Esly Juarez’s rap music hits listeners on several levels with his impactful words, expression of emotion and an 80s retro sound that often brings a nostalgic grin.
“I’m exploring that 80s and more melodic sound,” Esly said. “I’m going to develop a sound that I can grow on as time goes on. I hope to continue it, flesh it out a bit and keep connecting my music together.”
The 21-year-old dropped his first album earlier this year – “Sonar Assassin” – and this month will release his second. The 18-track album, dubbed “Dazed Awake,” is a project fans can already taste with Esly’s foreshadowing single that just came out, also called “Dazed Awake.”
“It’s about self-determination and the conscious outlook of what you want in life and what you want to strive for,” Esly said. “It captures that vertigo feeling that you’re current present and you want to inspire pleasure from rhythm. It’s a vibe that’s coming to you, and then all the sudden you’re dropped right in the middle of it … I have songs that are relaxing – some days are gray and honestly it’s a good vibe to have on when you need something deeper. It’s something that makes you feel attached to an emotion and put in a better mindset.”
This rap artist is a wordsmith, and says there’s days when his journal is his best friend – coming up with raw emotion and visuals that fans will hear in his music and see in his performances.
“I always thought of music as the portal to go to sleep, but it can make your day change. Sometimes you need that boost – something that sleep, coffee or a shower isn’t going to cut it – but then you put on that song and it gets you in a whole different zone … There’s messages you need to reflect on, something nudging you, and everybody needs a rhythm to the journey.”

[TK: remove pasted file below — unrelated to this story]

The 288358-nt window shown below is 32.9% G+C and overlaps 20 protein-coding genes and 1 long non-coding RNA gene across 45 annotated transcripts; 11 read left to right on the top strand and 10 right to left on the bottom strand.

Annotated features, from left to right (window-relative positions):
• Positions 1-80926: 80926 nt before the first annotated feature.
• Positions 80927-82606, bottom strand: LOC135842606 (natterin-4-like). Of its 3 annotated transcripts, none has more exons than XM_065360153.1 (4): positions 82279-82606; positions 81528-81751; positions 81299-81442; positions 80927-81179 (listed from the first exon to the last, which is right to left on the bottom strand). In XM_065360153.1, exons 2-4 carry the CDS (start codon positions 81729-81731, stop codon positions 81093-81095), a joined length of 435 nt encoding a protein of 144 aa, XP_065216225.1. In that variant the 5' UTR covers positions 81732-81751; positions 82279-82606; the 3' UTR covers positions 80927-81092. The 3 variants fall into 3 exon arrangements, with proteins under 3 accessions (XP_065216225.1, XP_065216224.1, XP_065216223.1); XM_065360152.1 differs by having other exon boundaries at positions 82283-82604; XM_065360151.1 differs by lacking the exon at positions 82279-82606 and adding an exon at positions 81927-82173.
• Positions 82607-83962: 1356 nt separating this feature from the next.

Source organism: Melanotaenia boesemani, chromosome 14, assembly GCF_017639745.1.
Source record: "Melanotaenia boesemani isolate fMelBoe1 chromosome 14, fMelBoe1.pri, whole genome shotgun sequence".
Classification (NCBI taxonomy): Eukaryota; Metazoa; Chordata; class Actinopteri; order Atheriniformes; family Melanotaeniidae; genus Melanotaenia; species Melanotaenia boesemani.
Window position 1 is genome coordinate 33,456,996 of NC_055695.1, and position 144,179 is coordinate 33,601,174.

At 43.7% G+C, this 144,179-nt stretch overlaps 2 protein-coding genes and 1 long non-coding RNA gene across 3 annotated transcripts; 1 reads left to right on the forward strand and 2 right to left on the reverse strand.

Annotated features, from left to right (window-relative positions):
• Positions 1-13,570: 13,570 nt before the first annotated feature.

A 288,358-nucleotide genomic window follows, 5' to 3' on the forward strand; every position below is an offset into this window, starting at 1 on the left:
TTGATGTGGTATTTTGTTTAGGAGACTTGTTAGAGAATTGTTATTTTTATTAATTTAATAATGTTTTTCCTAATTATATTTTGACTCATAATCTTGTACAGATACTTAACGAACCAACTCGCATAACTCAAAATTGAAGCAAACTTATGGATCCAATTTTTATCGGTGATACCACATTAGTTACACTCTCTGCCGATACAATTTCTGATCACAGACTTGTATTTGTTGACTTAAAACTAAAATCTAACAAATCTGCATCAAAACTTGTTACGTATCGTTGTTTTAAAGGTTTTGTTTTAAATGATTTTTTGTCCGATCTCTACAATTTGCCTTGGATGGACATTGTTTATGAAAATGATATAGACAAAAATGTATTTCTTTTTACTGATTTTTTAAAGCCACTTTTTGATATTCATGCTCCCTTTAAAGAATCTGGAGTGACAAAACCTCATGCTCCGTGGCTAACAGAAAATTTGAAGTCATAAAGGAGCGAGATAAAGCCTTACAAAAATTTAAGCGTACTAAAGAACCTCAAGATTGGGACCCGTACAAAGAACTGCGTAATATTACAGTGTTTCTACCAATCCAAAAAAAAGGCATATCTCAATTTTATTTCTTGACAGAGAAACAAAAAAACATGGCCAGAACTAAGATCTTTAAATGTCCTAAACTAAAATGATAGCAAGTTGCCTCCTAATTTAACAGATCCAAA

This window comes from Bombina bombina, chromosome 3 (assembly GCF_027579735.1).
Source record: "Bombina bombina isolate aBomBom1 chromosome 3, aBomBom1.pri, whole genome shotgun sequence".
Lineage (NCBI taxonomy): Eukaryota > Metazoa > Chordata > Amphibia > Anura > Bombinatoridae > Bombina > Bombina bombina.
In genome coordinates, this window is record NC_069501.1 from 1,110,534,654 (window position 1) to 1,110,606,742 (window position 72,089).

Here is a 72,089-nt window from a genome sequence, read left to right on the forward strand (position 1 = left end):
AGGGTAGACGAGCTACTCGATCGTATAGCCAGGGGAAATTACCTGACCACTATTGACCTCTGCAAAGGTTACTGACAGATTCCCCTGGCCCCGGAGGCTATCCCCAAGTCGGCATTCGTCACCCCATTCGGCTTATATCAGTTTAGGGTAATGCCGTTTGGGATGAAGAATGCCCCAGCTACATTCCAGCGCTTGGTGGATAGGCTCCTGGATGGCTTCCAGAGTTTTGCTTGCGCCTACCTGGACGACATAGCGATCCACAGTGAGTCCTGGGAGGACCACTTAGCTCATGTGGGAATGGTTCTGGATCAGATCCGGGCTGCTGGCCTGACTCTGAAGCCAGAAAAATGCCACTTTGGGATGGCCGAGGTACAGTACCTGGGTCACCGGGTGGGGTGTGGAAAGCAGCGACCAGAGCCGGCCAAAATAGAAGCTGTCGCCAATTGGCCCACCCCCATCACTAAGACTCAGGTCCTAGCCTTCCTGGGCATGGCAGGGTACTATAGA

Esly’s voice is a variety of emotion and harmony – going from smooth in one verse and then rough and grunge in the next. His music career already has a certain spice to it that gives him an edge in the music industry. With a heritage from El Salvador, he’s contributed to some bilingual music projects that have touched on hard topics like the Black Lives Matter Movement, and the current walk through the COVID-19 pandemic. Esly says music is too important to difficult moments in life, and he’s not going to give up on it.
“You have to find what makes you happy and flow right,” he said. “I want people to hear hope when they hear my sound. I’m not a diamond-in-the-dust type of person and I know I gotta work hard, stay long hours and I’m ready to do that. I’m already expanding on what I’ve learned, and I can’t wait to get back on stage. I’m doing some face-painting so that when I sweat, you can see the paint smear down – it shows emotion, that rush in the moment and you feel the energy. That’s what keeps that fire pumping. I push the pen to the pad to the next generation and I hope it brings hope and acceptance to those who don’t have a route to go. Some might feel lost out there but you gotta let the bird out of the cage to fly.”
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